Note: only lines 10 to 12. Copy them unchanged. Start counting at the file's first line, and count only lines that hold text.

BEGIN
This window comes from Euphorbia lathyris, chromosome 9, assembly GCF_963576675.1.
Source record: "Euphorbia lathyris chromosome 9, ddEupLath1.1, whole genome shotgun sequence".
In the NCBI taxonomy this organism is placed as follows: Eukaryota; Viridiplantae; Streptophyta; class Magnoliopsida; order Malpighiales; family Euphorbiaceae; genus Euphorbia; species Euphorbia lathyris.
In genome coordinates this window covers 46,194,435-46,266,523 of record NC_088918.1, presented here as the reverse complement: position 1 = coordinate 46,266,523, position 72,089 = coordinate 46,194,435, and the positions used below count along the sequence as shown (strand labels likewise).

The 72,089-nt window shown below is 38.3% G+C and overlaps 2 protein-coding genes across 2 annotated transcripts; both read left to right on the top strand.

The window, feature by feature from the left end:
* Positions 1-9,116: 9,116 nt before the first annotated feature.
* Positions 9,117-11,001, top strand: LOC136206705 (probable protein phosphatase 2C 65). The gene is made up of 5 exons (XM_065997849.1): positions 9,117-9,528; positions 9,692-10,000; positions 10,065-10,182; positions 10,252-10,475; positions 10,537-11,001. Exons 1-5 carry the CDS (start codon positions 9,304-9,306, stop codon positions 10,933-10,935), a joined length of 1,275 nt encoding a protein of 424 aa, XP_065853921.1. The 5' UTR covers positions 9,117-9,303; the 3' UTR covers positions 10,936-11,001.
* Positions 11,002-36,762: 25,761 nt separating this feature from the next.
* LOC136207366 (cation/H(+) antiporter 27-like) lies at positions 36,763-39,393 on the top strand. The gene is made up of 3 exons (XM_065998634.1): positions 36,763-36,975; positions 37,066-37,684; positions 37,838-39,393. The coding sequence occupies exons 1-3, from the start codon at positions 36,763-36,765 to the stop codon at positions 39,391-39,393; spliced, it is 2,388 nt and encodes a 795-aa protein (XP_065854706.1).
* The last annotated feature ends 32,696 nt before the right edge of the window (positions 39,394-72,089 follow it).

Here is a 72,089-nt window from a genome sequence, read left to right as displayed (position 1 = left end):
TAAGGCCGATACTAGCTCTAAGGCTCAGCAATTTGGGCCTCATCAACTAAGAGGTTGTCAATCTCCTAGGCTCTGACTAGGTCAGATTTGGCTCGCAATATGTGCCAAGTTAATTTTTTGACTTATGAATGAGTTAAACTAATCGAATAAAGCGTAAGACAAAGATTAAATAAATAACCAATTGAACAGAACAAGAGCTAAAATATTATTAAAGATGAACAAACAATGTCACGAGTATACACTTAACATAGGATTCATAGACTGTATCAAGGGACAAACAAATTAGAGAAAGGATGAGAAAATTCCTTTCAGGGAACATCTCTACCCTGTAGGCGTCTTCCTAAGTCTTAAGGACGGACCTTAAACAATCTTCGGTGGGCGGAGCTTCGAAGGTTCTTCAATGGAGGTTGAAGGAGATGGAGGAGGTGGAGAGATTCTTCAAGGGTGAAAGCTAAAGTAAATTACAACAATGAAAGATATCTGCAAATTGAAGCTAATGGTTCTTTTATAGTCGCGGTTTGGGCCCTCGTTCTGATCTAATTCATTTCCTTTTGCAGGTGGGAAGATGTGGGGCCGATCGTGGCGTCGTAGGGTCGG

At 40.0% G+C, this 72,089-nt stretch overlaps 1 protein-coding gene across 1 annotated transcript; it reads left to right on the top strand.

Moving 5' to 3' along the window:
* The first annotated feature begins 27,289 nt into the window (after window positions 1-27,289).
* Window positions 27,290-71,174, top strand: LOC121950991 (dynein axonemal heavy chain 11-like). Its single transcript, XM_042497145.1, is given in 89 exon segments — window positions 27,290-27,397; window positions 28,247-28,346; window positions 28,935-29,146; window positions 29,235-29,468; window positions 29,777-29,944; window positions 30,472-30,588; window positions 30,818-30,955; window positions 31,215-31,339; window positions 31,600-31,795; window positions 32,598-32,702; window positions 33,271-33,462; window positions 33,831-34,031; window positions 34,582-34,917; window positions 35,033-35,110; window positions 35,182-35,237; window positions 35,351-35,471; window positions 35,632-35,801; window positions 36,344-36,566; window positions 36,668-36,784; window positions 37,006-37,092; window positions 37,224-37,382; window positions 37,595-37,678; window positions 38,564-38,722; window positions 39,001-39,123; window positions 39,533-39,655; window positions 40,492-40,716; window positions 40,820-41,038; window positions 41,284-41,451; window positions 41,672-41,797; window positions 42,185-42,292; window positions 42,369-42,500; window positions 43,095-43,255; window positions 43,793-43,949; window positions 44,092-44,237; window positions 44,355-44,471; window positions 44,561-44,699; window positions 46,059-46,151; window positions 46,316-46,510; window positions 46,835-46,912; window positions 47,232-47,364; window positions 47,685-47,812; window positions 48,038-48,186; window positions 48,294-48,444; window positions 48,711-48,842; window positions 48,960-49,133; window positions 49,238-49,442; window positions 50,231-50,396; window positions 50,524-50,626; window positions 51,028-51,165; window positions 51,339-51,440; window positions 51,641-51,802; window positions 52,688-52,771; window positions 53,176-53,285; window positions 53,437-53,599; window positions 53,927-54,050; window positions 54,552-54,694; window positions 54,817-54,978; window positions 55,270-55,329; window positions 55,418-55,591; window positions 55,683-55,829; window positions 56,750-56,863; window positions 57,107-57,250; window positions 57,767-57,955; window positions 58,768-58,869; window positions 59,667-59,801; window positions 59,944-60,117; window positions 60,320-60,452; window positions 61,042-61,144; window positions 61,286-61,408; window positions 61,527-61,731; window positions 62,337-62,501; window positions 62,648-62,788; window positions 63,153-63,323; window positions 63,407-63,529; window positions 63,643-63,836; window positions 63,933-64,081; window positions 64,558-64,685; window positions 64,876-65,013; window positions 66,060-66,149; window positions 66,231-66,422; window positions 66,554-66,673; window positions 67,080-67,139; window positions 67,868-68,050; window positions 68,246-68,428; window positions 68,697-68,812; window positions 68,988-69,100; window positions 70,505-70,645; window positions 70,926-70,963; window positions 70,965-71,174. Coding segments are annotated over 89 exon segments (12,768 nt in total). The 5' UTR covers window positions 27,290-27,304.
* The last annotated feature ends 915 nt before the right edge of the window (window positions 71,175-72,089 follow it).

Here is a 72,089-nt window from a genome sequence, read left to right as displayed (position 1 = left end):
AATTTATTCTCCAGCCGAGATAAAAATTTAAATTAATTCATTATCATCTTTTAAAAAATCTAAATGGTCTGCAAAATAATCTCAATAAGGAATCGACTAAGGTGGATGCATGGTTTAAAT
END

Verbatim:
* LOC136207366 (cation/H(+) antiporter 27-like) lies at positions 36,763-39,393 on the top strand. The gene is made up of 3 exons (XM_065998634.1): positions 36,763-36,975; positions 37,066-37,684; positions 37,838-39,393. The coding sequence occupies exons 1-3, from the start codon at positions 36,763-36,765 to the stop codon at positions 39,391-39,393; spliced, it is 2,388 nt and encodes a 795-aa protein (XP_065854706.1).
* The last annotated feature ends 32,696 nt before the right edge of the window (positions 39,394-72,089 follow it).

Here is a 72,089-nt window from a genome sequence, read left to right as displayed (position 1 = left end):